The British amateur lightweight champion from 1905-07, Wells (of Lynn Athletic Club) was the first boxer chosen to represent Great Britain at the 1908 London Olympics. Prior to his first match against Danish champion Waldemar Holberg, he was persuaded by a teammate to sip "some good old English Burton" to calm his nerves. He ended up drinking a full quart and entered the ring under the influence. Although many believed Holberg was better, Wells was awarded the decision. Still drunk for his next match, Matt fought fellow Englishman Fred Grace in, "a very keen meeting" that was decided in favor of Grace (the eventual gold medalist), and effectively eliminated Wells from the competition.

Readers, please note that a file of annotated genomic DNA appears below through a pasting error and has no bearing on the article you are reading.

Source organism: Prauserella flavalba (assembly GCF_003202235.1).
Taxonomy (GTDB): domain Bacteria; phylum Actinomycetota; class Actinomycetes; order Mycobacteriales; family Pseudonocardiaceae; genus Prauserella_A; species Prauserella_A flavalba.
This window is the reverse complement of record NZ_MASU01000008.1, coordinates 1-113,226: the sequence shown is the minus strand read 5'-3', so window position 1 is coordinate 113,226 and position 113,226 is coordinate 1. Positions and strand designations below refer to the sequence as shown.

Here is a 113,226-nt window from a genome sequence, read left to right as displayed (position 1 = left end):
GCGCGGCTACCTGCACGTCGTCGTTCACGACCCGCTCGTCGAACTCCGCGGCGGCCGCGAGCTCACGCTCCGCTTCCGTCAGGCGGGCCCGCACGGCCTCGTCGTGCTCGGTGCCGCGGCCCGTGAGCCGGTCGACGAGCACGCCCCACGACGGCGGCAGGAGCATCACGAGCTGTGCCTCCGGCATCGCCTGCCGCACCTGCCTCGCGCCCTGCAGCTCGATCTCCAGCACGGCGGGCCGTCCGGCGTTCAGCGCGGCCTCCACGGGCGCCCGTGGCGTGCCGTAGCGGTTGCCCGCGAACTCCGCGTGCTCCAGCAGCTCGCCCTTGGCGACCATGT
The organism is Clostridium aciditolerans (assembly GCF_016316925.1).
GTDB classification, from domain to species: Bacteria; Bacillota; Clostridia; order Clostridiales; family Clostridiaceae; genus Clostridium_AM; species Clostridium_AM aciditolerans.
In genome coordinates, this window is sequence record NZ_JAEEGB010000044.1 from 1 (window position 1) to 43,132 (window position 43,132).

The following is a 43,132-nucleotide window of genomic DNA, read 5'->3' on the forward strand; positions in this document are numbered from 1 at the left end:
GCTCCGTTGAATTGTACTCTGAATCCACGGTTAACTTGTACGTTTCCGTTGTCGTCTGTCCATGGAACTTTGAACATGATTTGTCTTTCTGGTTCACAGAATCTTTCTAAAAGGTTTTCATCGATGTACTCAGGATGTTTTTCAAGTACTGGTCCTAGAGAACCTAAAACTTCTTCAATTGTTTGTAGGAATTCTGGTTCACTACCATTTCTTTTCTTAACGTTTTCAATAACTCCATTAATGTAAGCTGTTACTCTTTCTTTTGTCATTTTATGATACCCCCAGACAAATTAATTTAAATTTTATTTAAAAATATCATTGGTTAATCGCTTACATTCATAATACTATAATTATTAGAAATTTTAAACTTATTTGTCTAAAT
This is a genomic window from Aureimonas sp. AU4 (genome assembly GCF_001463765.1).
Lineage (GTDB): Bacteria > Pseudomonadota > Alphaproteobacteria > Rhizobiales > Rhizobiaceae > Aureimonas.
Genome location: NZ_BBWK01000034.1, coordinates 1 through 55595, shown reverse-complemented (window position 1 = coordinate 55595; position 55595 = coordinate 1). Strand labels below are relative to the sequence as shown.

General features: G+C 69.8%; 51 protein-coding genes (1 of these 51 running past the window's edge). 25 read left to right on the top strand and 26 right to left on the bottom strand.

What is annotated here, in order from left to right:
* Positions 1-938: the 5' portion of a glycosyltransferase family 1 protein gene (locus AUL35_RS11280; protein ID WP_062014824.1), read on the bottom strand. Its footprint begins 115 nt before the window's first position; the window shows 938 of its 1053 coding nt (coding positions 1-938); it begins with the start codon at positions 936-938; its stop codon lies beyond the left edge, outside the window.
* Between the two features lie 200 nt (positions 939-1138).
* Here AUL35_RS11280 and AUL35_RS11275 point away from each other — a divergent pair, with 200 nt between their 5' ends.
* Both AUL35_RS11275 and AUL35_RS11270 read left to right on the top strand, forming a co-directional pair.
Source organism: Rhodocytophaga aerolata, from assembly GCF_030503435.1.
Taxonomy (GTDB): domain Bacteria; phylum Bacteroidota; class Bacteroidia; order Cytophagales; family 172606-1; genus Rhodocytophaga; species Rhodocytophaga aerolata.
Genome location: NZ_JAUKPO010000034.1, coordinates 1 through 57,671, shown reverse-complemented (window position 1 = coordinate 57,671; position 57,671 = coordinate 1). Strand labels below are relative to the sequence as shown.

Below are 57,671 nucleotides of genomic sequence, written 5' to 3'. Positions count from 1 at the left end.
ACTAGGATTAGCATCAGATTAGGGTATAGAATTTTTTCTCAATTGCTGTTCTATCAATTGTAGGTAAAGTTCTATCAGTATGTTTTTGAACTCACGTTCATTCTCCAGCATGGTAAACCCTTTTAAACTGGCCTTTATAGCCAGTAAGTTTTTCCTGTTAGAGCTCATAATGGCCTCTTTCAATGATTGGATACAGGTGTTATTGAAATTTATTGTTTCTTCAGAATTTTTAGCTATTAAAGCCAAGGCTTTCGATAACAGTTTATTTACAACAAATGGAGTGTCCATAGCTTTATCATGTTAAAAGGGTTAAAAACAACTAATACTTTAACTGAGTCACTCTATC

Click here for Wells' entry in the boxing section.
Wells began boxing as an amateur in 1903 and held the British amateur lightweight title from 1904-07. Two years after turning professional in 1909, he defeated Freddy Welsh for the European and British lightweight titles in a 20-round decision. Although Wells lost the titles in the re-match in 1912, he defeated Tom McCormick in a 20-round decision to capture the world welterweight title (the bout was also for the British and British Empire lightweight titles as well) in 1914. Matt lost the world title in March 1915 to Mike Glover in a 12-round decision, but continued to fight until 1922 and retired with 28 wins in 47 career decisions.
Birth and Death Dates:
b. Dec. 14, 1886 - d. July 8, 1953
Use links below to navigate through the olympics section of Jews In Sports.
encyclopedia of JEWS in sports, by Bernard Postal, Jesse Silver, and Roy Silver (New York: Bloch Publishing Co., 1965)